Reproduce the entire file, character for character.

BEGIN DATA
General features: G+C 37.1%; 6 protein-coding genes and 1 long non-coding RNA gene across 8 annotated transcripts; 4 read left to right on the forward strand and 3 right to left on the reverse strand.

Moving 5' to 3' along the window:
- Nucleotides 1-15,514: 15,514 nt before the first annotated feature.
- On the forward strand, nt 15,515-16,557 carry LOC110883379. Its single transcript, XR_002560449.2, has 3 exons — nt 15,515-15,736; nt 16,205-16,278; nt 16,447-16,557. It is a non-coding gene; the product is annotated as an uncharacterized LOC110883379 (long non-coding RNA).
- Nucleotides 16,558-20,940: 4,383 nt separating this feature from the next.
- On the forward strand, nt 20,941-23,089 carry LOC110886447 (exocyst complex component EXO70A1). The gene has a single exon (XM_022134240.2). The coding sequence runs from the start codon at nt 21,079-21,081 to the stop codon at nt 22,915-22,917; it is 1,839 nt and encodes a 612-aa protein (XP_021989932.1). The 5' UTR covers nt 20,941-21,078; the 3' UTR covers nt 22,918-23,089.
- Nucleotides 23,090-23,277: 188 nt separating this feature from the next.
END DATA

General features: G+C 37.1%; 6 protein-coding genes and 1 long non-coding RNA gene across 8 annotated transcripts; 4 read left to right on the forward strand and 3 right to left on the reverse strand.

Moving 5' to 3' along the window:
- Nucleotides 1-15,514: 15,514 nt before the first annotated feature.
- On the forward strand, nt 15,515-16,557 carry LOC110883379. Its single transcript, XR_002560449.2, has 3 exons — nt 15,515-15,736; nt 16,205-16,278; nt 16,447-16,557. It is a non-coding gene; the product is annotated as an uncharacterized LOC110883379 (long non-coding RNA).
- Nucleotides 16,558-20,940: 4,383 nt separating this feature from the next.
- On the forward strand, nt 20,941-23,089 carry LOC110886447 (exocyst complex component EXO70A1). The gene has a single exon (XM_022134240.2). The coding sequence runs from the start codon at nt 21,079-21,081 to the stop codon at nt 22,915-22,917; it is 1,839 nt and encodes a 612-aa protein (XP_021989932.1). The 5' UTR covers nt 20,941-21,078; the 3' UTR covers nt 22,918-23,089.
- Nucleotides 23,090-23,277: 188 nt separating this feature from the next.